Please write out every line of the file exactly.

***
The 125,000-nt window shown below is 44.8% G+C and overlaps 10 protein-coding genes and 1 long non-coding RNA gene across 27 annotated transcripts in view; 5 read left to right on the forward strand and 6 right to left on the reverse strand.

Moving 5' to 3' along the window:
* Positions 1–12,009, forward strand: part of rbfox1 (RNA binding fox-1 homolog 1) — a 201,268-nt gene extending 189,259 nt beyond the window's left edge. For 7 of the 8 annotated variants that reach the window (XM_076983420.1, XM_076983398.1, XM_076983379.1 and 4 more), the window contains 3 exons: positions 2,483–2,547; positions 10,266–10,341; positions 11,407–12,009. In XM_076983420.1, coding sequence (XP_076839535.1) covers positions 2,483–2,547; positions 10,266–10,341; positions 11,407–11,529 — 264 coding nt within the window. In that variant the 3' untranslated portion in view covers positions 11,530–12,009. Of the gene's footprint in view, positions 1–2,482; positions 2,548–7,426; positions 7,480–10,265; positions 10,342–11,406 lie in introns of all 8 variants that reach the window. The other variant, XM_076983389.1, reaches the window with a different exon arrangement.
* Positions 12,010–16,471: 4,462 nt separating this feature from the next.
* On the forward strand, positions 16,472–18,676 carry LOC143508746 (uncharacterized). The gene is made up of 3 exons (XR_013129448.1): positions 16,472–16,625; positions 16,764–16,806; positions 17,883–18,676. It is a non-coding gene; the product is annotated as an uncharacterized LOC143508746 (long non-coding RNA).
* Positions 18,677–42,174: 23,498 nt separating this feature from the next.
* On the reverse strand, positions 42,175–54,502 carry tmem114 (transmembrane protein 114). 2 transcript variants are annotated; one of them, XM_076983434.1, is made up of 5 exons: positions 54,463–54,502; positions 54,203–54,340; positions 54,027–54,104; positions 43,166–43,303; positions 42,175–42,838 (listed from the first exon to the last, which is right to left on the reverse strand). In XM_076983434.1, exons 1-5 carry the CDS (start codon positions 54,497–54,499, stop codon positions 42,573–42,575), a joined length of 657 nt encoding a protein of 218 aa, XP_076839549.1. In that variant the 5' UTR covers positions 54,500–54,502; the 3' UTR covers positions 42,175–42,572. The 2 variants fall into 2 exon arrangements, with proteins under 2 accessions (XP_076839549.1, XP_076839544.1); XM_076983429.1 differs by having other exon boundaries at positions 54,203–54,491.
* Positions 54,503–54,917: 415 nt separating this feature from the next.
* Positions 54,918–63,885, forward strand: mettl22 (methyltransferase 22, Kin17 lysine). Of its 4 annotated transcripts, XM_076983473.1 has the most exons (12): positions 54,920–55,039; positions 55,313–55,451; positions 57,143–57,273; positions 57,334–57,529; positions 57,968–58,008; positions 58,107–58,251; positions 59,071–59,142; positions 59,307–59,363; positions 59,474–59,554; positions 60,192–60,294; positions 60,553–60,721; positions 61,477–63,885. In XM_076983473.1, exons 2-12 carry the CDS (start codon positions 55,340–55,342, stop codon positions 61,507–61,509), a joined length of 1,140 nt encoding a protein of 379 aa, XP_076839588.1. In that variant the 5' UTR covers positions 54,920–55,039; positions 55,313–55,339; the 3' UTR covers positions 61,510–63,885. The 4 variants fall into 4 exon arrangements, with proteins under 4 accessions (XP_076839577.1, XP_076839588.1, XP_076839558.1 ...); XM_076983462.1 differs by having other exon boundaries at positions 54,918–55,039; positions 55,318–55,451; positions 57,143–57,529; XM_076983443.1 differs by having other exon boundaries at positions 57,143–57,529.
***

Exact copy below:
The 125,000-nt window shown below is 44.8% G+C and overlaps 10 protein-coding genes and 1 long non-coding RNA gene across 27 annotated transcripts in view; 5 read left to right on the forward strand and 6 right to left on the reverse strand.

Moving 5' to 3' along the window:
* Positions 1–12,009, forward strand: part of rbfox1 (RNA binding fox-1 homolog 1) — a 201,268-nt gene extending 189,259 nt beyond the window's left edge. For 7 of the 8 annotated variants that reach the window (XM_076983420.1, XM_076983398.1, XM_076983379.1 and 4 more), the window contains 3 exons: positions 2,483–2,547; positions 10,266–10,341; positions 11,407–12,009. In XM_076983420.1, coding sequence (XP_076839535.1) covers positions 2,483–2,547; positions 10,266–10,341; positions 11,407–11,529 — 264 coding nt within the window. In that variant the 3' untranslated portion in view covers positions 11,530–12,009. Of the gene's footprint in view, positions 1–2,482; positions 2,548–7,426; positions 7,480–10,265; positions 10,342–11,406 lie in introns of all 8 variants that reach the window. The other variant, XM_076983389.1, reaches the window with a different exon arrangement.
* Positions 12,010–16,471: 4,462 nt separating this feature from the next.
* On the forward strand, positions 16,472–18,676 carry LOC143508746 (uncharacterized). The gene is made up of 3 exons (XR_013129448.1): positions 16,472–16,625; positions 16,764–16,806; positions 17,883–18,676. It is a non-coding gene; the product is annotated as an uncharacterized LOC143508746 (long non-coding RNA).
* Positions 18,677–42,174: 23,498 nt separating this feature from the next.
* On the reverse strand, positions 42,175–54,502 carry tmem114 (transmembrane protein 114). 2 transcript variants are annotated; one of them, XM_076983434.1, is made up of 5 exons: positions 54,463–54,502; positions 54,203–54,340; positions 54,027–54,104; positions 43,166–43,303; positions 42,175–42,838 (listed from the first exon to the last, which is right to left on the reverse strand). In XM_076983434.1, exons 1-5 carry the CDS (start codon positions 54,497–54,499, stop codon positions 42,573–42,575), a joined length of 657 nt encoding a protein of 218 aa, XP_076839549.1. In that variant the 5' UTR covers positions 54,500–54,502; the 3' UTR covers positions 42,175–42,572. The 2 variants fall into 2 exon arrangements, with proteins under 2 accessions (XP_076839549.1, XP_076839544.1); XM_076983429.1 differs by having other exon boundaries at positions 54,203–54,491.
* Positions 54,503–54,917: 415 nt separating this feature from the next.
* Positions 54,918–63,885, forward strand: mettl22 (methyltransferase 22, Kin17 lysine). Of its 4 annotated transcripts, XM_076983473.1 has the most exons (12): positions 54,920–55,039; positions 55,313–55,451; positions 57,143–57,273; positions 57,334–57,529; positions 57,968–58,008; positions 58,107–58,251; positions 59,071–59,142; positions 59,307–59,363; positions 59,474–59,554; positions 60,192–60,294; positions 60,553–60,721; positions 61,477–63,885. In XM_076983473.1, exons 2-12 carry the CDS (start codon positions 55,340–55,342, stop codon positions 61,507–61,509), a joined length of 1,140 nt encoding a protein of 379 aa, XP_076839588.1. In that variant the 5' UTR covers positions 54,920–55,039; positions 55,313–55,339; the 3' UTR covers positions 61,510–63,885. The 4 variants fall into 4 exon arrangements, with proteins under 4 accessions (XP_076839577.1, XP_076839588.1, XP_076839558.1 ...); XM_076983462.1 differs by having other exon boundaries at positions 54,918–55,039; positions 55,318–55,451; positions 57,143–57,529; XM_076983443.1 differs by having other exon boundaries at positions 57,143–57,529.